US Firms Are Price Gauging in Ukraine, Report Says

In a recent “60 Minutes” segment featuring retired Defense Department contract negotiator, Shay Assad, saying that American weapons suppliers have increased prices using the war in Ukraine as their excuse.

These price increases could diminish America’s defense capabilities in the future as U.S. military supplies sent to Ukraine are not being replenished in a timely manner due to the increasing costs from defense contracting companies.

The Biden administration is sending increasing numbers of military weapons and supplies to Ukraine “no matter the cost.” 

Pentagon insiders are making claims of suppliers engaging in “price gouging,” where increased demand for products or services creates an unrealistic price increase in products and services by the supplier. 

The threats to Taiwan by China also concern military leaders if those threats escalate into something more severe and America is called into protective action with limited military capability. 

The Pentagon is paying more for missiles, radar, planes, and things as small as nuts and bolts. A 1991 shoulder-fired stinger missile sold for $25,000 has increased to over $400,000 in 2023. Improved technology and inflation would not be enough to justify that much of a price increase.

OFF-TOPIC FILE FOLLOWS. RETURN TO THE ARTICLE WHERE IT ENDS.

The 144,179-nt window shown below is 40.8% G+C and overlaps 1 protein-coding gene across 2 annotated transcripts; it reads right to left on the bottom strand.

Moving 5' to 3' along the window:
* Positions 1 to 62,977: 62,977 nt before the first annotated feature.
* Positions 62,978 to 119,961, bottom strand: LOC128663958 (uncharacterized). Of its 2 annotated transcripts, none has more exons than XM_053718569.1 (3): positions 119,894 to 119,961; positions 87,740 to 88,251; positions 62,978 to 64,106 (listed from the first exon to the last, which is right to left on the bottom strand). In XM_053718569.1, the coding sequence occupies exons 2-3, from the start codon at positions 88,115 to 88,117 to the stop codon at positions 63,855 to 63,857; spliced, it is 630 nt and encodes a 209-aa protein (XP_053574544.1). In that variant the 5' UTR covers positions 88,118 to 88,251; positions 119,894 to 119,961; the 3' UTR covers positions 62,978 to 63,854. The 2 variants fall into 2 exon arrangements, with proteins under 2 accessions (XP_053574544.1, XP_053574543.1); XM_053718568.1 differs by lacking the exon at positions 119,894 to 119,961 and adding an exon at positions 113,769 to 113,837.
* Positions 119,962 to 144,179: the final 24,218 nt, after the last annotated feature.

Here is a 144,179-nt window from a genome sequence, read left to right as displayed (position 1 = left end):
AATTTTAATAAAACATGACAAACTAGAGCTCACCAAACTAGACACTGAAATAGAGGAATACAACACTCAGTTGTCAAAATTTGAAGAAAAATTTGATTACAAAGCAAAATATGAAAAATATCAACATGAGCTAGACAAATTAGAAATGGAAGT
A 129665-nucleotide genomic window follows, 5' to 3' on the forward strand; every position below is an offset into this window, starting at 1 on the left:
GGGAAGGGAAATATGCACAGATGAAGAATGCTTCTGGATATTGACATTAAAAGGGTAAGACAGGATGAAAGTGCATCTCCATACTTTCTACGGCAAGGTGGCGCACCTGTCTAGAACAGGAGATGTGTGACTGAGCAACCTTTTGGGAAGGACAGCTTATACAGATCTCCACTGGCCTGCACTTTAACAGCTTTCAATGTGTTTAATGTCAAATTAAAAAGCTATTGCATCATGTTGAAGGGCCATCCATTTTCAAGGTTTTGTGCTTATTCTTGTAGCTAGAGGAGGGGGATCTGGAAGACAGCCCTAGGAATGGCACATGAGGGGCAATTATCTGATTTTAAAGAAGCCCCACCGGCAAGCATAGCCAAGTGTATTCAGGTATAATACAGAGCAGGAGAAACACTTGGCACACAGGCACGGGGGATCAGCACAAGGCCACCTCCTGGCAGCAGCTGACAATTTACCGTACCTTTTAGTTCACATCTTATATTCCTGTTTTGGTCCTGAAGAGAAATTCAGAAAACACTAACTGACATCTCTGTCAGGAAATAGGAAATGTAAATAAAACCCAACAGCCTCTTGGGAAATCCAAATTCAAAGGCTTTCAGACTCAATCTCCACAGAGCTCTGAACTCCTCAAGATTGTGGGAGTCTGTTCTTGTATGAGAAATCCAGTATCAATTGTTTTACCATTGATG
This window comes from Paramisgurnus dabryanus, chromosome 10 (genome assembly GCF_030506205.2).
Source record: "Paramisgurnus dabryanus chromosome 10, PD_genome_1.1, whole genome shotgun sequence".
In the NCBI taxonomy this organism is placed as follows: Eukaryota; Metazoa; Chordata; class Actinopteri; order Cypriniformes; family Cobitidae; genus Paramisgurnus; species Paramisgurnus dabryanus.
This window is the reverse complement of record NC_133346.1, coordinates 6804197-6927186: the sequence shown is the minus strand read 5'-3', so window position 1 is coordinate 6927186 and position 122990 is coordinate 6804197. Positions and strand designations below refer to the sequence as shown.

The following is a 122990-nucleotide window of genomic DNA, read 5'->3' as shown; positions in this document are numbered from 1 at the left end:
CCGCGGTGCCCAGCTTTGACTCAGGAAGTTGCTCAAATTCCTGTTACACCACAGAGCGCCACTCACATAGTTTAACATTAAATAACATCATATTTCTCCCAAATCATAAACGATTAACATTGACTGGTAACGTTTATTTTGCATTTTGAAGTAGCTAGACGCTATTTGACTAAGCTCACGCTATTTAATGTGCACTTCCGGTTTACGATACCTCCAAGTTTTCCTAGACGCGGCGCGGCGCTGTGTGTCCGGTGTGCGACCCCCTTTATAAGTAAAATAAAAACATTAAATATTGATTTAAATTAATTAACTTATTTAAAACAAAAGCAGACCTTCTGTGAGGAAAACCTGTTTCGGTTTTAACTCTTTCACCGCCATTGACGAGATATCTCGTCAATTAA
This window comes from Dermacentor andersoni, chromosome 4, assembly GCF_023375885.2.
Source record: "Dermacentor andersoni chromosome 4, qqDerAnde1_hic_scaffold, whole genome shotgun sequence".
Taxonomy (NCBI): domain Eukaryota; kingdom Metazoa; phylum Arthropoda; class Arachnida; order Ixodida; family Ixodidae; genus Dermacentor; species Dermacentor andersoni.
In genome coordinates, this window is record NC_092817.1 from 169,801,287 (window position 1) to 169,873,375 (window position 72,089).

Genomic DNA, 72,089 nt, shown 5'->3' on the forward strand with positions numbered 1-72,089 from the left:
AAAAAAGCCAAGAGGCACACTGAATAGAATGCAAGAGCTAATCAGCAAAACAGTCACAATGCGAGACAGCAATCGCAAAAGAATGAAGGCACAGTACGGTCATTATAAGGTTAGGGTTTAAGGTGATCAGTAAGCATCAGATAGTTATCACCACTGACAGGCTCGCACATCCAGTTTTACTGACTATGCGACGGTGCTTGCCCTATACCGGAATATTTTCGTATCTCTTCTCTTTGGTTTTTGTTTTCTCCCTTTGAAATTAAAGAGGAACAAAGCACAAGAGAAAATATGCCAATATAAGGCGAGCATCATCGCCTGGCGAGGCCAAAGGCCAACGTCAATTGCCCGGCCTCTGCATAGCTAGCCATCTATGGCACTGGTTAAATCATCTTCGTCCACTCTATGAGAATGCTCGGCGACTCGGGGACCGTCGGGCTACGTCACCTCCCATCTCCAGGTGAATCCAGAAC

Another problem unforeseen by government bureaucrats is the producer of the product retains the proprietary design and the information and parts necessary to make repairs or replacements. The Defense Department would be prohibited from being able to make needed repairs with some types of equipment. 

There was price competition in the 1990s when there were many military weapons manufacturers. Since then, through mergers and aquations, those companies have grown from many to half a dozen suppliers. 

Since then, government contract negotiators have been let go as cost-saving job cuts. 

General Chris Bogdan, a retired Air Force, Lieutenant, says there’s nothing wrong with making a fair and reasonable profit, but in a quest for profits acting in the best interests of the U.S. and making a hefty profit may conflict with the company’s goal.